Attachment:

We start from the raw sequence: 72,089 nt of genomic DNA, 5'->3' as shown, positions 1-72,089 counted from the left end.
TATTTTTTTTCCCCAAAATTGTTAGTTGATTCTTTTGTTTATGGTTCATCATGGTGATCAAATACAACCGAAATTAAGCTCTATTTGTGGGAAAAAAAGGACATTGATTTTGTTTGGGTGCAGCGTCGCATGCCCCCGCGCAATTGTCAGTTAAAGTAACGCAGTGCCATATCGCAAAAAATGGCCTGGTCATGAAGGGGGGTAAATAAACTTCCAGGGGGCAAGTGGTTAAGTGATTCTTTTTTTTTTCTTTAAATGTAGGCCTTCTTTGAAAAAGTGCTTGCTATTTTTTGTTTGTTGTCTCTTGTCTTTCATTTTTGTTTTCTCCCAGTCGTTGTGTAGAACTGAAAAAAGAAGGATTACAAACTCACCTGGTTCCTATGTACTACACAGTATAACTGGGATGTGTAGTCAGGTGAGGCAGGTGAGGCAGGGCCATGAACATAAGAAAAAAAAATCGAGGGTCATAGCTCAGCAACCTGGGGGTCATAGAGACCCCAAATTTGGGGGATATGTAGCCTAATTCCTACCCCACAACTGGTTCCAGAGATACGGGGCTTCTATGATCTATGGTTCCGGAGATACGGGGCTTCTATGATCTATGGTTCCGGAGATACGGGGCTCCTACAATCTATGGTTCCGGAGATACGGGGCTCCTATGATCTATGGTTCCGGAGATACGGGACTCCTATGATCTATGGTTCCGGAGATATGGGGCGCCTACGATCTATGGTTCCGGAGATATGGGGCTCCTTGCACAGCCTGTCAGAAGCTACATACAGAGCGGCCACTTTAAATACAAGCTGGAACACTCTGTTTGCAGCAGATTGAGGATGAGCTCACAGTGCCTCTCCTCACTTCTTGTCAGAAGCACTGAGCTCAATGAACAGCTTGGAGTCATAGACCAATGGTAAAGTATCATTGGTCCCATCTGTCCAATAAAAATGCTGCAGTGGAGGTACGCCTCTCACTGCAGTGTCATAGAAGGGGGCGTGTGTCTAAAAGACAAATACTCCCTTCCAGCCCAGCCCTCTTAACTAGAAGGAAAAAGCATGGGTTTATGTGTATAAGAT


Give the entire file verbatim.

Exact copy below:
We start from the raw sequence: 72,089 nt of genomic DNA, 5'->3' as shown, positions 1-72,089 counted from the left end.
TATTTTTTTTCCCCAAAATTGTTAGTTGATTCTTTTGTTTATGGTTCATCATGGTGATCAAATACAACCGAAATTAAGCTCTATTTGTGGGAAAAAAAGGACATTGATTTTGTTTGGGTGCAGCGTCGCATGCCCCCGCGCAATTGTCAGTTAAAGTAACGCAGTGCCATATCGCAAAAAATGGCCTGGTCATGAAGGGGGGTAAATAAACTTCCAGGGGGCAAGTGGTTAAGTGATTCTTTTTTTTTTCTTTAAATGTAGGCCTTCTTTGAAAAAGTGCTTGCTATTTTTTGTTTGTTGTCTCTTGTCTTTCATTTTTGTTTTCTCCCAGTCGTTGTGTAGAACTGAAAAAAGAAGGATTACAAACTCACCTGGTTCCTATGTACTACACAGTATAACTGGGATGTGTAGTCAGGTGAGGCAGGTGAGGCAGGGCCATGAACATAAGAAAAAAAAATCGAGGGTCATAGCTCAGCAACCTGGGGGTCATAGAGACCCCAAATTTGGGGGATATGTAGCCTAATTCCTACCCCACAACTGGTTCCAGAGATACGGGGCTTCTATGATCTATGGTTCCGGAGATACGGGGCTTCTATGATCTATGGTTCCGGAGATACGGGGCTCCTACAATCTATGGTTCCGGAGATACGGGGCTCCTATGATCTATGGTTCCGGAGATACGGGACTCCTATGATCTATGGTTCCGGAGATATGGGGCGCCTACGATCTATGGTTCCGGAGATATGGGGCTCCTTGCACAGCCTGTCAGAAGCTACATACAGAGCGGCCACTTTAAATACAAGCTGGAACACTCTGTTTGCAGCAGATTGAGGATGAGCTCACAGTGCCTCTCCTCACTTCTTGTCAGAAGCACTGAGCTCAATGAACAGCTTGGAGTCATAGACCAATGGTAAAGTATCATTGGTCCCATCTGTCCAATAAAAATGCTGCAGTGGAGGTACGCCTCTCACTGCAGTGTCATAGAAGGGGGCGTGTGTCTAAAAGACAAATACTCCCTTCCAGCCCAGCCCTCTTAACTAGAAGGAAAAAGCATGGGTTTATGTGTATAAGAT